Brown bears have come to symbolize the Alaskan wilderness more than any other animal. Ninety-five percent of the United State's population live in Alaska, and Lake Clark supports a healthy and stable population.
Brown and grizzly are common names for the same species; the difference between the two is geographic location, which influences diet, size, and behavior. Those that live in coastal areas are called brown bears, while typically inland bears that have limited or no access to marine-derived food resources are called grizzlies. Both have the distinctive large shoulder hump, long curved claws, and a wide head with a concave profile, often described as "dish-faced." In Lake Clark, both coastal brown bears and inland bears are of the subspecies Ursus arctos horribilis. In Lake Clark we refer to them all as brown bears.
Lark Clark's Coastal Brown Bears
Viewing a gathering of several of America's largest land predators is an awe-inspiring experience indeed, yet one that is a daily occurrence along Lake Clark's Cook Inlet coast during the summer months. This area includes unique habitat that provides an abundance of food sources for brown bears. Protein-rich sedges and other edible plants grow in sprawling salt marshes that lie in close proximity to salmon-filled streams and tidal flats rich in clams. Whales and other marine carcasses occasionally wash ashore. Berries can be found on the nearby hillsides.
Brown bears intent on foraging on these rich food sources will congregate in close proximity with one-another. Park biologists conducting aerial surveys have counted as many as 219 brown bears within a 54 square mile area on the coast in recent years. This is among the highest densities in the world.
This high concentration of bears in a small area is possible because with more than enough food, they are more tolerant of the presence of each-other than they are where food is scarce. In order to avoid most conflict, these naturally solitary animals establish a fluid hierarchy when gathered together. Through the use of vocalizations, scent, and body posturing weaker, less dominant bears yield space, breeding rights, and optimum feeding locations to stronger, more dominant individuals. Learning how they communicate is one way you can avoid conflict with bears and remain safe in bear country, too.
The energy-rich diet of Lake Clark's coastal brown bears allows the largest males to reach weights exceeding 1,000 pounds by the time they enter the den to hibernate. Most adult males typically weigh 600-900 pounds by mid-summer, while females average 1/3 less in weight. This is carried on a frame 3-5 feet tall at the shoulder and 7-10 feet in length.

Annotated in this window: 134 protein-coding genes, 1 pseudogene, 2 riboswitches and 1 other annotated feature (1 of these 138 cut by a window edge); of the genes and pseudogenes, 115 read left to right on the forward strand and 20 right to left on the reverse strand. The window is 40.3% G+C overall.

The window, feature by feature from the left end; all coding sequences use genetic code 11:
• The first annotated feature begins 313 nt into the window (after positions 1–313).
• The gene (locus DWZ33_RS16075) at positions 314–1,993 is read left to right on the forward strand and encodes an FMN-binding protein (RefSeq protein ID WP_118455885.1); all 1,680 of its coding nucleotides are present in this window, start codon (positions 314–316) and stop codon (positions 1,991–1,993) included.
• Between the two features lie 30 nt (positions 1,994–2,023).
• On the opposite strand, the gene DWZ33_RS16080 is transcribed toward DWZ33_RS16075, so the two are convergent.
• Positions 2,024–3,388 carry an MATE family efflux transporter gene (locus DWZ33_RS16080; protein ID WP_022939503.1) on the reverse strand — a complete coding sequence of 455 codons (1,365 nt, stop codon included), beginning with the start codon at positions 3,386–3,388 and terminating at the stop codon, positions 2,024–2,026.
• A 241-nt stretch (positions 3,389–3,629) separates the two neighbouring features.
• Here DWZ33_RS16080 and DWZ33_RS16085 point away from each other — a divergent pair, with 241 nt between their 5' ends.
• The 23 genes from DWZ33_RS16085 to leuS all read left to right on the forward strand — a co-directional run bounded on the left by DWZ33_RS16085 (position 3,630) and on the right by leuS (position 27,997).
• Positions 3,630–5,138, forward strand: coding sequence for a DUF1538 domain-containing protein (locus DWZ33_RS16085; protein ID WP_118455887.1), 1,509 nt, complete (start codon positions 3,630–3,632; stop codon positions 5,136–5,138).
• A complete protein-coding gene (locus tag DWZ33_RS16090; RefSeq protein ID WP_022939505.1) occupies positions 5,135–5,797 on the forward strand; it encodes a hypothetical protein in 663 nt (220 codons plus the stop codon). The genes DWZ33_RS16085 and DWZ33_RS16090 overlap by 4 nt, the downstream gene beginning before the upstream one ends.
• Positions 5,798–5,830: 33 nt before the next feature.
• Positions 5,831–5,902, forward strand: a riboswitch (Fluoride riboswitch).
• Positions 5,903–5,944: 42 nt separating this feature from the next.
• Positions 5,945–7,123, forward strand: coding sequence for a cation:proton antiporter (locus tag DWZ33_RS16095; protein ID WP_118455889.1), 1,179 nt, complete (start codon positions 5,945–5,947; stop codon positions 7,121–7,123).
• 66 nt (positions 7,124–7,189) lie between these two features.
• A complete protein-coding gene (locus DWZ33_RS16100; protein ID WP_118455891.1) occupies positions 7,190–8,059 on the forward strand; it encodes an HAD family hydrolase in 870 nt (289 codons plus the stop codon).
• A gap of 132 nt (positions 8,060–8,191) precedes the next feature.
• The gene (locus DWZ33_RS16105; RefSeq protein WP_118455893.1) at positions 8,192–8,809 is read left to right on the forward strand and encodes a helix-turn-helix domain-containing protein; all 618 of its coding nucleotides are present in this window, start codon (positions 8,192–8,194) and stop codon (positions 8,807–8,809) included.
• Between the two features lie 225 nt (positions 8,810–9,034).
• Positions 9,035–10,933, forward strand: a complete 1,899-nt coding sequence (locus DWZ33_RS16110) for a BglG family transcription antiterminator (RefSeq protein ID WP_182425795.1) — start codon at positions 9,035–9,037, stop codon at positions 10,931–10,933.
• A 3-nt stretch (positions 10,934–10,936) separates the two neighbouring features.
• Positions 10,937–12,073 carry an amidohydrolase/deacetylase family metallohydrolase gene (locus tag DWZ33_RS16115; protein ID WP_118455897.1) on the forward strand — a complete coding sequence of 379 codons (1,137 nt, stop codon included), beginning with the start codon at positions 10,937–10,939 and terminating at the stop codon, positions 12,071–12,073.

Lake Clark's Inland Brown Bears
Referring to the eating habits of a grizzly, John Muir once commented, "to him almost everything is food except granite." While not far off the mark for any member of the Ursus arctos family, it is especially true of the bears who do not have the benefit of the coast's abundant food sources.
The habitats in the inland portions of Lake Clark west of the Aleutian Mountain Range differ considerably from those on the coast. Gone are the salt marshes filled with protein-rich sedges that nourish the coastal browns through mid summer. Gone are the tidal flats that abound in a reliable source of clams year-round. In their place are boreal forests and open tundra crisscrossed with salmon-bearing rivers and lakes.
Because their food source is scarcer and more scattered, brown bears living in the interior of Lake Clark are typically not as large as their coastal brethren. They rely more heavily on berries, roots, insects, and ground squirrels. While an inland grizzly will never encounter a beached whale to feast upon, it is more likely to scavenge a caribou carcass or bring down a moose calf; though this is not a steady source of food, but rather an occasional treat.
However, due to the seasonal abundance of salmon that spawn in many of the park and preserve's inland waterways, most of the bears here do get larger than those in areas that lack the high protein salmon provide. Depending on the lake or river, salmon can be a reliable food source June - October.
Because competition for resources is higher inland, brown bears here revert to their solitary nature and do not gather in high numbers. They will interact with fewer individuals in their lifetime than a coastal bear, and are less tolerant of the presence of those they do encounter. They are also more likely to react to people from a greater distance.
Did You Know?
Female caribou have antlers, but female moose do not. Male moose and all caribou shed their antlers in the late fall or early winter, and grow new antlers in the spring. Caribou and moose are the only two members of the deer family found in Lake Clark National Park and Preserve.